Out of nowhere, Nintendo announced a new version of the Switch, and it releases quite soon. The Nintendo Switch Lite is a leaner version of the existing Switch model that sacrifices some features but slashes $100 off that system's price tag; it sells for $200 in the US. It releases on September 20 in a trio of colors, with a special-edition Pokemon version arriving in November.
The Switch Lite features a 5.5-inch screen that displays at a resolution of 720p. This shrinks the screen down slightly from the original Switch's 6.2-inch size. Additionally, the Switch Lite will no longer be able to connect to TVs via USB-C and HDMI. This means that the Switch Lite is being positioned as a purely handheld platform, as opposed to a hybrid like the original. Despite that, it will still bear the Switch name.
The headphone port is still there (Bluetooth headset support has not been added, sadly), and the button layout is largely unchanged. However, the Switch Lite no longer has detachable Joy-Con controllers. Furthermore, the Switch Lite will not have rumble or the IR motion sensors. Joy-Con controllers can still be connected to the Switch Lite. Nintendo has swapped out the four small buttons that serve as the directional inputs on the Joy-Cons for a traditional D-pad, however.
One other thing to consider is that Nintendo Labo, which allows users to build peripherals using cardboard, won't work since the Switch Lite is smaller. Other games will need to support handheld mode in order to function. Titles like 1-2-Switch and Super Mario Party will require you to purchase standard Joy-Cons in order to play them.
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The Switch Lite is matte plastic and, according to CNET, which had a chance to go hands-on with it, has a "solid feel reminded me a lot of the recent Nintendo 2DS XL handheld. No detachable Joy-Cons means the sides of the Switch Lite donâ€™t flex or creak as much, either."
When the Switch Lite launches on September 20, it will be available in grey, yellow, and turquoise. A limited edition Pokemon-themed design that has etchings and an off-white case will arrive alongside Pokemon Sword and Shield, though it will not include the game as part of a bundle.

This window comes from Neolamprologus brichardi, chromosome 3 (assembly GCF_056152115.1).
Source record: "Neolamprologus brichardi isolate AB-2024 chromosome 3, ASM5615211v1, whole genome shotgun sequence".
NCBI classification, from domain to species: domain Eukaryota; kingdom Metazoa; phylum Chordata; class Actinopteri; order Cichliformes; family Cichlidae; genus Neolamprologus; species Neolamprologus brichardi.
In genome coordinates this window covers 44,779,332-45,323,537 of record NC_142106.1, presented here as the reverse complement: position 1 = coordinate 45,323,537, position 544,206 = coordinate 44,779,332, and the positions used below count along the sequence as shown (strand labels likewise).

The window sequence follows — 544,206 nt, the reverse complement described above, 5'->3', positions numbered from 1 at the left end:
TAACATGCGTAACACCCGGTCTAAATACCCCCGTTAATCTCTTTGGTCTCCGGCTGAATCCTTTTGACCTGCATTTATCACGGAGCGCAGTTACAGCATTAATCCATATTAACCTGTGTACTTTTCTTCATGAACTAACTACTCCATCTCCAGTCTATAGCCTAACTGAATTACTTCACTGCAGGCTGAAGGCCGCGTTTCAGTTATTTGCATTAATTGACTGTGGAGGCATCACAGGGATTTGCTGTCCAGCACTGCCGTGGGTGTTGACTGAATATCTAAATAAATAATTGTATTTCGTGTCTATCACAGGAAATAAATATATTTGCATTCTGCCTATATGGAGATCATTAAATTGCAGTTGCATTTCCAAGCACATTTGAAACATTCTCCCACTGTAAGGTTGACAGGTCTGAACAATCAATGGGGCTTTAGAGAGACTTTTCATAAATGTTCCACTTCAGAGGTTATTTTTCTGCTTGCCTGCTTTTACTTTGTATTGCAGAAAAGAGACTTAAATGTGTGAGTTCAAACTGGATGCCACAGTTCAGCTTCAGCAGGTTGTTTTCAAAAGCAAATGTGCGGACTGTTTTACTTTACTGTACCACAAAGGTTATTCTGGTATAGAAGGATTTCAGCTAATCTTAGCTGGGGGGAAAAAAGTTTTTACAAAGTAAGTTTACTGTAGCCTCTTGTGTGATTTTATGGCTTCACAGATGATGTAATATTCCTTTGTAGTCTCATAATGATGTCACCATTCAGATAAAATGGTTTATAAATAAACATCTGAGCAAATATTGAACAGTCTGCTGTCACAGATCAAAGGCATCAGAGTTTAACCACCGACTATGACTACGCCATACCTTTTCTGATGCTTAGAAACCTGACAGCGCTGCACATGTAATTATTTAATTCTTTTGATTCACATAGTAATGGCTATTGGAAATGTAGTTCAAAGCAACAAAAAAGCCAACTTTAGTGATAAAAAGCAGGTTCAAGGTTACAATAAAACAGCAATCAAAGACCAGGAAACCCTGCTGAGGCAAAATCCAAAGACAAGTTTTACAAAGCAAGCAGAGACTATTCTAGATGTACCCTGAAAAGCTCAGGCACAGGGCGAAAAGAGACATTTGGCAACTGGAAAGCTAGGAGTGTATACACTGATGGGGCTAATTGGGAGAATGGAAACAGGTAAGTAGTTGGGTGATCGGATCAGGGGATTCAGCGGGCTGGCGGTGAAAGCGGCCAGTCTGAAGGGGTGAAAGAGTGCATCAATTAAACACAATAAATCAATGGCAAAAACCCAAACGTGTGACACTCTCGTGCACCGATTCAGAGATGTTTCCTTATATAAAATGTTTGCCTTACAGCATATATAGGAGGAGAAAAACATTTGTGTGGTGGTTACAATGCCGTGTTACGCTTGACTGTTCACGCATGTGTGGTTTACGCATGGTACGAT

Nintendo Switch Lite Specs Nintendo Switch Lite consoleSize91.1mm x 208mm x 13.9mm
Please note: 28.4mm at the thickest, from the tips of the analogue sticks to the ZL/ZR Button protusions.WeightApprox. 275gScreenCapacitive touch screen / 5.5 inch LCD / 1280x720 resolutionCPU/GPUNVIDIA customised Tegra processorSystem memory32 GB
Please note: approximately 6.2 GB of internal memory is reserved for use by the system.Communication featuresWireless LAN (IEEE 802.11 a/b/g/n/ac compliant) / Bluetooth 4.1 / NFC (near-field communication)Video output-Audio output-SpeakersStereoControl inputs"Left Stick
Can be pressed down and used as a button."
Can be pressed down and used as a button."
+ Button / - Button
Capture ButtonUSB terminalUSB Type-C terminal
Used for charging the console.Audio jackStereo outputGame card slotExclusively for Nintendo Switch game cards.microSD card slotCompatible with microSD, microSDHC and microSDXC memory cards.
Please note: an update via an internet connection is required to use microSDXC memory cards.SensorsAccelerometer / gyroscopeOperating environmentTemperature: 5 - 35Â°C / Humidity: 20 - 80%Internal batteryLithium ion battery / battery capacity 3570mAh
Please note: the internal battery cannot be removed. If the battery needs to be replaced, it can be replaced for a fee via Nintendo Customer Support.Battery lifeBattery life can last for more than six hours, but will vary depending on the software and usage conditions.
For example, The Legend of Zelda: Breath of the Wild can be played for roughly four hours on a single charge.Charging time3 hours approx.
Please note: this is the time taken to charge while the console is in sleep mode.
Reports of new Switch models being in production surface in June. At the time, Nintendo said it would not announce the new systems during E3, and they stuck to their guns on that. Reports have indicated that two new Nintendo Switch models are in the works. The first, a less expensive iteration with pared-down features, we now know is the Switch Lite.
However, it has also been reported that an "enhanced" version of the Switch targeted at "avid" gamers is also in production. Nintendo has not indicated this is the case and there are far fewer rumors, reports, and early rumblings relating to this more powerful version that there was for the Switch Lite.
Info from Gamespot.com